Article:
|Publication number||US3601369 A|
|Publication date||Aug 24, 1971|
|Filing date||Apr 1, 1969|
|Priority date||Apr 1, 1969|
|Publication number||US 3601369 A, US 3601369A, US-A-3601369, US3601369 A, US3601369A|
|Inventors||Wahl Eugene A|
|Original Assignee||Wahl Eugene A|
|Export Citation||BiBTeX, EndNote, RefMan|
|Patent Citations (6), Non-Patent Citations (1), Referenced by (6), Classifications (4)|
|External Links: USPTO, USPTO Assignment, Espacenet|
United States Patent  Inventor Eugene A. Wahl '294 Forest Ave., Glen Ridge, NJ. 07028 ] Appl. No. 811,798  Filed Apr. 1,1969  Patented Aug. 24,1971
 APPARATUS FOR MIXING PARTICULATE MATERIALS 5 Claims, 2 Drawing Figs.
 11.8. C1 259/2, 259/72  Int.Cl B0lfll/00  Field of Search 259/78, 93, 174, 2,13,17, 35, 56, 59,10, 9,178, 92, 94, 72, D16. 41, 12, 29, 54
 References Cited UNITED STATES PATENTS 2,801,237 7/1957 Clevy et al 259/93 X 3,347,528 10/1967 List et al. 259/2 2,210,366 8/1940 Godfrey et al. 259/109 X 2,365,897 12/1944 Morgan 259/93 FOREIGN PATENTS 586,273 11/1959 Canada 259/D1G. 44 145,441 5/1962 U.S.S.R. 259/D1G. 41
OTHER REFERENCES German Printed Application Ser. No. 4081 lVc/l2e, Date: 2/56, Applicant: K. Nittka et 211:, Class; 259/Vibrators- Meeh. Digest Primary Examiner-Walter A. Scheel Assistant Examiner-Alan 1. Cantor Attorney-Rudolph J. Jurick ABSTRACT: Apparatus for receiving two or more streams of powdered or granular materials includes means to stir the received materials while such materials are vigorously vibrated and to discharge the mixed materials at a rate which is equal to the inlet rate.
PATENTEU AUB24|97| 3501; 359
EUGENE A. WAHL INVENTOR.
BY 7 I APPARATUS FOR MIXING PARTICULATE MATERIALS BACKGROUND OF THE INVENTION Apparatus is available for receiving powdered or granular material from a supply hopper and discharging the material at a predetermined, constant feedrate. In many processes, it also is necessary to provide an intimate mixture of two or more materials in predetermined proportions and as a continuous stream. In general, prior mixing apparatus is bulky and expensive, is not easily disassembled for cleaning, and does not provide an intimate and rapid blending of thematerials coupled with gentle action. Also, previous continuous mixers are of the positive displacement type wherein discharging of the materials is effected by a rotating screw or like device which governs the material retention or mixing time.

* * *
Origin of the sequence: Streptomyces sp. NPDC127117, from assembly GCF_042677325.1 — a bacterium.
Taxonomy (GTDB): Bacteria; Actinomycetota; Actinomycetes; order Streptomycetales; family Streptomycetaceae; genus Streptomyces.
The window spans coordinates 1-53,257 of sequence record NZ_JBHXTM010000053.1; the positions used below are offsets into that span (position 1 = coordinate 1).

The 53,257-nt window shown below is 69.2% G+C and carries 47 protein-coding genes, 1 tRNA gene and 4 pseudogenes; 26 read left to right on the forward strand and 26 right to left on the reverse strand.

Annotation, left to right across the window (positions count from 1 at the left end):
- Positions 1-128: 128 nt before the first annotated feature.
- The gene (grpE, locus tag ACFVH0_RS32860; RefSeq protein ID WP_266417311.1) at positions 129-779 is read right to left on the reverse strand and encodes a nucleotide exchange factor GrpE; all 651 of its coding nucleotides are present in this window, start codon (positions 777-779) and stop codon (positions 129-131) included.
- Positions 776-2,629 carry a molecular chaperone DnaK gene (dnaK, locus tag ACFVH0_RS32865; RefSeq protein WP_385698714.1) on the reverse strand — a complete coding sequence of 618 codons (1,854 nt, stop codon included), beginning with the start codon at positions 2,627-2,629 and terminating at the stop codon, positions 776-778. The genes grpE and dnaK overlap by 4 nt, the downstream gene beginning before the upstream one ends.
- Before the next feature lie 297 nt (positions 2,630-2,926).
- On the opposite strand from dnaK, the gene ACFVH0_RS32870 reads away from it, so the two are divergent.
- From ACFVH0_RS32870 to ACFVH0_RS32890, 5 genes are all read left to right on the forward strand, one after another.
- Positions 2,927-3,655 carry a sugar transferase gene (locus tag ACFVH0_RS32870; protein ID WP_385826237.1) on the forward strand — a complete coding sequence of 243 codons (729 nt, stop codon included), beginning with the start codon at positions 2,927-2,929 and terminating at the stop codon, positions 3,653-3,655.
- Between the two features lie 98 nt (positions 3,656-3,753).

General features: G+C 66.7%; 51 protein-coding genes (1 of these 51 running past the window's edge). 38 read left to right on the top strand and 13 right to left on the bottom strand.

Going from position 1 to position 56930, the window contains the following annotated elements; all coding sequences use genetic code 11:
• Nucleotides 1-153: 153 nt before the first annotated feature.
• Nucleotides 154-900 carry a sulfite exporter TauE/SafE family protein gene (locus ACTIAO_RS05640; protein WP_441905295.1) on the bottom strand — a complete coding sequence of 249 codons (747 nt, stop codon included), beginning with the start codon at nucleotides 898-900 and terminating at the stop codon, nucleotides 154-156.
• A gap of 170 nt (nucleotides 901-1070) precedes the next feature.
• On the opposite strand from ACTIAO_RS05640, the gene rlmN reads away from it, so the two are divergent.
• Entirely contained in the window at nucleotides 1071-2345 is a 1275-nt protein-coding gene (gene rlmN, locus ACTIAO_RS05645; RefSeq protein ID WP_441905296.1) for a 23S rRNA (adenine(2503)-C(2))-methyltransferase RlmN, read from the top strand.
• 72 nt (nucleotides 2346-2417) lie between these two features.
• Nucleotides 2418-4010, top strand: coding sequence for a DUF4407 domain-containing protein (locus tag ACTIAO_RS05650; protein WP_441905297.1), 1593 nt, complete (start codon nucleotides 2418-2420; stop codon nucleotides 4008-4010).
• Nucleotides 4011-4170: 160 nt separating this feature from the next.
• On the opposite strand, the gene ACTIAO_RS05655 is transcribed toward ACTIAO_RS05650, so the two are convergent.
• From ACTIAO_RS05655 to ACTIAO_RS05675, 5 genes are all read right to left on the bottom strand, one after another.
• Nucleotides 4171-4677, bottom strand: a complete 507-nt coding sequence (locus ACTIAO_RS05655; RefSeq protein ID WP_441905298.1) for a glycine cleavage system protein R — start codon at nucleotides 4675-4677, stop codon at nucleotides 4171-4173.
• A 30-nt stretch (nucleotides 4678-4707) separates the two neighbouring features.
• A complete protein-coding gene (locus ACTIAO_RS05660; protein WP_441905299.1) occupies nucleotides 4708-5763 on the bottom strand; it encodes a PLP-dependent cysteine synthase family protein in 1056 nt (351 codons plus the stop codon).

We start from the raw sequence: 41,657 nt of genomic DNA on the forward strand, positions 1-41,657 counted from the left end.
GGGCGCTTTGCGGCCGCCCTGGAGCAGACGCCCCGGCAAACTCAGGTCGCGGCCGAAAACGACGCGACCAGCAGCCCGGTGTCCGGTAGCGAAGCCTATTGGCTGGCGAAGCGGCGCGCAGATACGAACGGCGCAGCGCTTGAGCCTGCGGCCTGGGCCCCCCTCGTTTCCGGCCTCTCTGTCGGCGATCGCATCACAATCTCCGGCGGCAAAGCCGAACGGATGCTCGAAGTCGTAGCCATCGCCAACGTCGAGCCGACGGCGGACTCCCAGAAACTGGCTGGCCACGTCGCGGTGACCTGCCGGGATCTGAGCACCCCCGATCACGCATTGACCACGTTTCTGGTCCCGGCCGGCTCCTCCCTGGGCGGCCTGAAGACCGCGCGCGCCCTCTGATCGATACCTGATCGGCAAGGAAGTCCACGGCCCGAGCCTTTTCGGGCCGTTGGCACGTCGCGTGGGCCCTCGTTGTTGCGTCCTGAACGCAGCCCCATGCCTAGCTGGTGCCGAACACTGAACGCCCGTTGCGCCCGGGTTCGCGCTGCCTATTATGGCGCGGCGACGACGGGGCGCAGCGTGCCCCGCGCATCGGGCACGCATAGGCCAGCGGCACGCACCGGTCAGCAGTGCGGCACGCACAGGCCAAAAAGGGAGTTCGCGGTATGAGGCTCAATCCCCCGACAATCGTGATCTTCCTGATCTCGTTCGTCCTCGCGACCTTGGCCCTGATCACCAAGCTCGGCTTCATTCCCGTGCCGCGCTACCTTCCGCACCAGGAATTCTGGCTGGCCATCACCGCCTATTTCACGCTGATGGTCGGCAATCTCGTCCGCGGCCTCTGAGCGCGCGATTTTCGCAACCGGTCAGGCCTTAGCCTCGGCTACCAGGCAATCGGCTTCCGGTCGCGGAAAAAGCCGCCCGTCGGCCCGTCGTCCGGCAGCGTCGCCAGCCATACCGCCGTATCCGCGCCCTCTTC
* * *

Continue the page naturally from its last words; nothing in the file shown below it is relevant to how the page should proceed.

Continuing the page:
SUMMARY OF THE INVENTION Continuous streams of materials to be mixed are directed into one end of an elongated trough containing a rotating paddle wheel arrangement, said trough being vibrated to reduce the container materials from a solid state to a fluid state, in
I which condition the materials are more readily miscible. Due
to the fluid character of the material, the translation of the material from the inlet end of the trough to the outlet end thereof takes place by reason of the difference in the static head of the material at the trough ends, whereby the discharge rate of the apparatus always balances the inlet rate.
An object of this invention is the provision of improved apparatus for intimately mixing powdered or granular materials and discharging the mixed materials at a rate governed only by that at which the materials are supplied to the apparatus, thereby providing for maximum retention or mixing time.
An object of this invention is the provision of apparatus for receiving continuous streams of different materials, simultaneously'vibrating and stirring the materials, and continuously discharging the mixed materials at a rate which at all times balances the rate at which materials are being supplied to the apparatus.
An object of this invention is the provision of mixing apparatus having a tubular member .provided with a material inlet and a material outlet, a rotatable paddle wheel arrangement within the tubular member, and means for vibrating the tubular member and paddle wheel arrangement to impart a fluidlike characteristic to the material contained within the trough.